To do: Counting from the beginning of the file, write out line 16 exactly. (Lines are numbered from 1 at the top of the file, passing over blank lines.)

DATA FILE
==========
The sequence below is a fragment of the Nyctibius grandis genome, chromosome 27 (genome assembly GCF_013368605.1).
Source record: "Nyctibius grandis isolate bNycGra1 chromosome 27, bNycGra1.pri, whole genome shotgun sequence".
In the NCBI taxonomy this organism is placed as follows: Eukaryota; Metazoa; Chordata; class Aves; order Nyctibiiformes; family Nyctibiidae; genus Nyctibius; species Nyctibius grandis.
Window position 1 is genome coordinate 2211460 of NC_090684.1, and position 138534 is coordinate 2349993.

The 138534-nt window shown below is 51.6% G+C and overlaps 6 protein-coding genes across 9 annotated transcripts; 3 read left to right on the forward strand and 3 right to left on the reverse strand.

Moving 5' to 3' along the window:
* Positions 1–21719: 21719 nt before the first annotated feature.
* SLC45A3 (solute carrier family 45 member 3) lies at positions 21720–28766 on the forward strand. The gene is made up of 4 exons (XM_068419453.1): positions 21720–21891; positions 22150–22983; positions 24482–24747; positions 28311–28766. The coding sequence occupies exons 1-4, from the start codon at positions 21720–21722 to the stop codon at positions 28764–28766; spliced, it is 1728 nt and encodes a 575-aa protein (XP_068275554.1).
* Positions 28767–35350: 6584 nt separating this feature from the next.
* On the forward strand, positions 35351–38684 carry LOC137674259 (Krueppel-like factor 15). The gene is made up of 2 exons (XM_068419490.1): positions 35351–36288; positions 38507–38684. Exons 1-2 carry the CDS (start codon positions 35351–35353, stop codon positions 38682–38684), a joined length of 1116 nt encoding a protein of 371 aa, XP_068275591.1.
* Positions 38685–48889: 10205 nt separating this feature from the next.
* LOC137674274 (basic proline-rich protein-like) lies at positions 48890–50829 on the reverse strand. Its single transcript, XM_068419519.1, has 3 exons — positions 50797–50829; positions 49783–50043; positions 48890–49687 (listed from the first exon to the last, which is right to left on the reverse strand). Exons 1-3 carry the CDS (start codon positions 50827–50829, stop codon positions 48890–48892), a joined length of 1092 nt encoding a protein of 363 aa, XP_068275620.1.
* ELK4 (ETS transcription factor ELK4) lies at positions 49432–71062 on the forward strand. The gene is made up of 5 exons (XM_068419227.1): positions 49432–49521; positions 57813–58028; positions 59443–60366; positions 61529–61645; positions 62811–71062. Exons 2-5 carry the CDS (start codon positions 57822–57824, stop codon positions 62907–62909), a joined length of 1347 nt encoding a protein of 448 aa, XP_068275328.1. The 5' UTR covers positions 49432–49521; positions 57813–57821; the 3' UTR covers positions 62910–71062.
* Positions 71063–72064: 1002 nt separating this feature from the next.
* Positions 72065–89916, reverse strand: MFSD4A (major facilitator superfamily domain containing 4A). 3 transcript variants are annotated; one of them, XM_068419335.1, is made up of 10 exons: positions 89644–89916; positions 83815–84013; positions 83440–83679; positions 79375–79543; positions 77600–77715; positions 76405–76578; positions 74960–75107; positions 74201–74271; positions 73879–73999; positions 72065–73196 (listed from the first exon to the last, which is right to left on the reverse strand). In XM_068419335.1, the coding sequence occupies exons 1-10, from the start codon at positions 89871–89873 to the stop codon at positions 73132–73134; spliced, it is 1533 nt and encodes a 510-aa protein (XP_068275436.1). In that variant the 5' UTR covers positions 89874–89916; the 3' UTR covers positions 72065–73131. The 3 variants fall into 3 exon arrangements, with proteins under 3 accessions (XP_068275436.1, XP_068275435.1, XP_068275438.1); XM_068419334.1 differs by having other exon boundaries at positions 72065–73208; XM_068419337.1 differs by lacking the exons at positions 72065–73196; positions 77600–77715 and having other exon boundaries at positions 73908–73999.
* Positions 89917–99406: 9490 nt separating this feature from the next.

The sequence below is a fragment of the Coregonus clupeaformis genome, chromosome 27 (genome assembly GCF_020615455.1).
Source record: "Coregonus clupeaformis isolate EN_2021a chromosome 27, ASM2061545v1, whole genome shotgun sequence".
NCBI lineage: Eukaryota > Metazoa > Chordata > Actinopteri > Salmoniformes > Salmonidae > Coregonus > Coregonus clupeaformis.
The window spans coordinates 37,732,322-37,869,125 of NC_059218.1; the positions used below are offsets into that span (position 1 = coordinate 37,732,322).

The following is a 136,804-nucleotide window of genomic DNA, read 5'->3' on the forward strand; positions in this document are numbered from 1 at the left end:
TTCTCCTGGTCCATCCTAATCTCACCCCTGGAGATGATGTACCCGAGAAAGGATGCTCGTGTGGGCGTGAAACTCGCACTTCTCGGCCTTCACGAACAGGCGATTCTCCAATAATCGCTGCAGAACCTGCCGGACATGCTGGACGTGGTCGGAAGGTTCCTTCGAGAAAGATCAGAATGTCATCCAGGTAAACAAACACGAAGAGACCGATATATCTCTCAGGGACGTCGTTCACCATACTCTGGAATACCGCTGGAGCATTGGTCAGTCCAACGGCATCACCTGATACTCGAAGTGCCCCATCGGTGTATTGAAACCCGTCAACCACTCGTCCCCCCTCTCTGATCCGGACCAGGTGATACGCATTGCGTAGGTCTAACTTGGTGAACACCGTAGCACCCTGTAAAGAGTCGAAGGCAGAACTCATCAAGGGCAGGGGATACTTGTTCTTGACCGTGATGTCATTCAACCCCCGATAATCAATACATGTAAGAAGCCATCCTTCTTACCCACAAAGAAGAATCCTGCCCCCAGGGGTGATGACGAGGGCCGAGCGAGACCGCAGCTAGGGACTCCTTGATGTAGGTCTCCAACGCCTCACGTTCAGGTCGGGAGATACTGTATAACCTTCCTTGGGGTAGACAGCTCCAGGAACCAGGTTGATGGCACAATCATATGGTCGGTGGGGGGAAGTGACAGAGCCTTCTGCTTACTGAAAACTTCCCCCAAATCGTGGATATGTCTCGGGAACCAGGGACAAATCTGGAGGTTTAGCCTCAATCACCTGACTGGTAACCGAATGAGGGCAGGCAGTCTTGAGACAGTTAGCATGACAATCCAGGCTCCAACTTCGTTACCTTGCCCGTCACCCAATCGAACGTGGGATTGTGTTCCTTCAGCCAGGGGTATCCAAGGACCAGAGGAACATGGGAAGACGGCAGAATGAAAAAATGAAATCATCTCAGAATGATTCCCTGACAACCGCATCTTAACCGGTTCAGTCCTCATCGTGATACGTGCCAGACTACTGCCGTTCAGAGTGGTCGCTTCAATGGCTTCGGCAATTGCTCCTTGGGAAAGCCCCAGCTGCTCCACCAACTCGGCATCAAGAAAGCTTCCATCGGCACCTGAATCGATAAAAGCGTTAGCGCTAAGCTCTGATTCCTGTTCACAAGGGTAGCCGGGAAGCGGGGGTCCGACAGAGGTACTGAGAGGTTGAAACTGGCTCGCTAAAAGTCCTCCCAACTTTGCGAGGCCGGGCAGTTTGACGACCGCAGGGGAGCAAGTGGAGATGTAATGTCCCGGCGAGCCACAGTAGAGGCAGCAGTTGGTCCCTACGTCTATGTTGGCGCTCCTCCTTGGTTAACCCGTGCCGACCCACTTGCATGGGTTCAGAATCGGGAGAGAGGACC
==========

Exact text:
* Positions 89917–99406: 9490 nt separating this feature from the next.